Even Keenan Allen didn’t have marked success against Gaines, even as he was setting fire to the rest of the Chiefs secondary.

Now, as I say in the tweet, that’s not perfect coverage. However, Gaines is quick enough stop on a dime when Allen stops, and strong enough to keep from getting chucked by Allen’s hand fighting (that combination of quickness and hand usage was giving Peters fits). Gaines sticks close enough to make the throw more difficult, and Rivers ultimately can’t connect.

Against great receivers, all you can do is make them work for success and not give up easy looks to quarterbacks. Gaines does exactly that, and it was more than anyone else was doing against Allen before he was injured.

The one criticism (outside of availability) I’ve heard about Gaines is that he lacks physicality. Now, I’ve been a tad dubious about this claim for awhile since he plays so physically in coverage. However, let’s say it’s been true in the past that Gaines has been a liability in run support or as a tackler. I’d say Sunday he showed he’s trying to put that behind him.

Gaines had a pair of plays like this against the Chargers, where he kept bad plays from turning into worse plays by making solo tackles in space. He did it here against Woodhead and later on in the game against Antonio Gates. Gaines will never be confused for Brandon Flowers as a tackler, but he looks like he’s able to at least hold his own to me.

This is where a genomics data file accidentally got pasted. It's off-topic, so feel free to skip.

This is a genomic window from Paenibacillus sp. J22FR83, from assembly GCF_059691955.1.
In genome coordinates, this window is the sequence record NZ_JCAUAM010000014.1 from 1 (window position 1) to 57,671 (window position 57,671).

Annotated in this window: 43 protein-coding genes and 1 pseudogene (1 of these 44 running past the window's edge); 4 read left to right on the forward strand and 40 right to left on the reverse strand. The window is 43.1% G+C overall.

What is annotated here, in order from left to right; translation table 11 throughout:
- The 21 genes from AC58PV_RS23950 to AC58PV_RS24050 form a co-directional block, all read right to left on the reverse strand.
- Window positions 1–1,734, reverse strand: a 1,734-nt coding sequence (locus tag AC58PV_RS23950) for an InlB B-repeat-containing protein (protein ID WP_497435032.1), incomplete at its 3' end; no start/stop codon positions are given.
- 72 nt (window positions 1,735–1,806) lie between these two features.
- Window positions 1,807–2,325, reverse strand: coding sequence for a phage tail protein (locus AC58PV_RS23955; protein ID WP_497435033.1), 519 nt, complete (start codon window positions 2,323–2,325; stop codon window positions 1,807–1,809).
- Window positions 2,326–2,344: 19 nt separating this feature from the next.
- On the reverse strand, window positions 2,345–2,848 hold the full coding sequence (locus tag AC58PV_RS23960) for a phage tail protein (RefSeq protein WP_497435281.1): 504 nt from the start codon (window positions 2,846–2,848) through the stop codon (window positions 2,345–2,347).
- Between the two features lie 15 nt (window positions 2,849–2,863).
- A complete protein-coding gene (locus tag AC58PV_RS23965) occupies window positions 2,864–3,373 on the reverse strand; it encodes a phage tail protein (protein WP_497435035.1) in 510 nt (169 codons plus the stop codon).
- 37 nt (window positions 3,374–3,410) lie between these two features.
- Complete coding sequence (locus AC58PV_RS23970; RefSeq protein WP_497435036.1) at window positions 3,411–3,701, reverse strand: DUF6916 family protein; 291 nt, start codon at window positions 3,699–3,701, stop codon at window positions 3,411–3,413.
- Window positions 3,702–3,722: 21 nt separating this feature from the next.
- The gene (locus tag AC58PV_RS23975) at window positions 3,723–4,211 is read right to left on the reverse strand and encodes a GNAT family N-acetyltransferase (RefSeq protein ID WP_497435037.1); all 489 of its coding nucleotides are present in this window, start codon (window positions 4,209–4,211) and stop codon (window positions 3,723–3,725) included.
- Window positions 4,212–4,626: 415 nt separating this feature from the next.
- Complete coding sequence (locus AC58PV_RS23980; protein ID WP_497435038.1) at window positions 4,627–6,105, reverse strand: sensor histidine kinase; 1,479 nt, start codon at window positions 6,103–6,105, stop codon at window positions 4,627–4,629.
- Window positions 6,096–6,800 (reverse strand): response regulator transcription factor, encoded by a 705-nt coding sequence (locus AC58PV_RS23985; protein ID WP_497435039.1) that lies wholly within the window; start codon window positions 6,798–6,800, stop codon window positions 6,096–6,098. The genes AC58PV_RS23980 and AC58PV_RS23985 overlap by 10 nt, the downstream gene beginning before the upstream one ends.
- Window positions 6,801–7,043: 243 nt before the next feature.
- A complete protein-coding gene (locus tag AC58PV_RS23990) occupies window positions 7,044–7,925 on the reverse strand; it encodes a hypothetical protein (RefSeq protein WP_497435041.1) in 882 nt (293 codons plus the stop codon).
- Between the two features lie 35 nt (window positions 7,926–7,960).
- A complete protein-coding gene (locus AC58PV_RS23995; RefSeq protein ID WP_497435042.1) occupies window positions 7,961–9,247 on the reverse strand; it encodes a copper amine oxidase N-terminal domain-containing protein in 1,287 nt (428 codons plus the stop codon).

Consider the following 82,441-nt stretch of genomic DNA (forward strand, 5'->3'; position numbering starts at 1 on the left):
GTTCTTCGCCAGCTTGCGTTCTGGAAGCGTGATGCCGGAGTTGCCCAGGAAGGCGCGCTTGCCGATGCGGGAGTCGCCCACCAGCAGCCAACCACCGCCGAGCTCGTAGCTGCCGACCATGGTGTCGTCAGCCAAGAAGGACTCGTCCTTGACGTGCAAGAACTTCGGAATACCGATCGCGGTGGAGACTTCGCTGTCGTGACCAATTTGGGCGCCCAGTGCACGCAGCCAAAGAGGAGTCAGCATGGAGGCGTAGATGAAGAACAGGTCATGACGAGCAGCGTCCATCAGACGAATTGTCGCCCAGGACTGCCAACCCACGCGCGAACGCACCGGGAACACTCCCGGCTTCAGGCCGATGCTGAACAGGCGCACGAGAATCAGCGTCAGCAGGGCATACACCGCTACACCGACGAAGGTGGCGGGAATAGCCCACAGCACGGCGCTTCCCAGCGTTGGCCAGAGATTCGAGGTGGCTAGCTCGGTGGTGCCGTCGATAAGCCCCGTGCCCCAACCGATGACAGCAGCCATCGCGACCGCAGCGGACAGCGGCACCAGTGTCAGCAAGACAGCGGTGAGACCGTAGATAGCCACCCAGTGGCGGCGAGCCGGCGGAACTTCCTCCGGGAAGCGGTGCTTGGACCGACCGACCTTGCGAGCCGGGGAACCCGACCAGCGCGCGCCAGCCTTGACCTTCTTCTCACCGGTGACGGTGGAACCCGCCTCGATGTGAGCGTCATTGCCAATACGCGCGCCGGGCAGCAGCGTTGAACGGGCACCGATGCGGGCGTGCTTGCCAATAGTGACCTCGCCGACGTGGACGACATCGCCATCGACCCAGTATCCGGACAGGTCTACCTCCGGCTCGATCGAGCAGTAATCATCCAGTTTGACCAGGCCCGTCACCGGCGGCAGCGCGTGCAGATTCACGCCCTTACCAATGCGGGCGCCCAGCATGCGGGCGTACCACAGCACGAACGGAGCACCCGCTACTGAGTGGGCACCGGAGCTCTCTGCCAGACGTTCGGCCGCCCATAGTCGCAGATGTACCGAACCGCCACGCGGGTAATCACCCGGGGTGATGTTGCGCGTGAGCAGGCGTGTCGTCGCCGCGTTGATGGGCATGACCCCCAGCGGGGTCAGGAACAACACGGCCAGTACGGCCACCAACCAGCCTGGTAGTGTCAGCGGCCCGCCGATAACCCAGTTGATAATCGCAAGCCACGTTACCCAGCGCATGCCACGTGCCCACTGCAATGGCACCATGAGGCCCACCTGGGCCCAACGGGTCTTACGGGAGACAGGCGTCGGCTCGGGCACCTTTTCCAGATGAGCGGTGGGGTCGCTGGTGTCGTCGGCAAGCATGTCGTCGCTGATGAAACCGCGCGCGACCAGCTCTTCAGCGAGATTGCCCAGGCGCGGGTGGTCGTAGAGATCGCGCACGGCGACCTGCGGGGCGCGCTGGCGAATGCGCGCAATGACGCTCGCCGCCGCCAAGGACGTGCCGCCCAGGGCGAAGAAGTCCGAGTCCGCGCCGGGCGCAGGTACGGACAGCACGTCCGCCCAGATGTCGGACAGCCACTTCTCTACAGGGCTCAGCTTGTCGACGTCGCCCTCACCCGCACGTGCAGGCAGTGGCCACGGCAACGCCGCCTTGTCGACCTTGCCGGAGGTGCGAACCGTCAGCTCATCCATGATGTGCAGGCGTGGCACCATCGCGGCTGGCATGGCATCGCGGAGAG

Now that I’ve discussed Gaines’ strengths, let’s clarify something ... he and Marcus Peters have very, very different strengths. Peters isn’t a guy who blankets receivers and runs around in their hip pocket. He doesn’t have the speed and quickness Gaines possesses, though his hips are very fluid. Peters is more of a playmaking corner, gifted at undercutting routes and aggressive at baiting quarterbacks into mistakes. There’s a reason he had eight picks his rookie year.

Gaines doesn’t have Peters’ hands, nor does he have (from what I can see) Peters’ instincts in recognizing when the ball is coming. But when it comes to the task of shadowing wide receivers, I give a sizable edge to Gaines. He’s just so fast, so quick, and so smooth out there.

Let me ask you a question based on an interesting thought that was tweeted at me by Arrowhead Addict’s Lyle Graversen (old-timers here know him as KC Porkchop) ... do you ever remember a game, outside preseason of Gaines’ rookie year, where you thought to yourself man, Gaines is getting torched out there.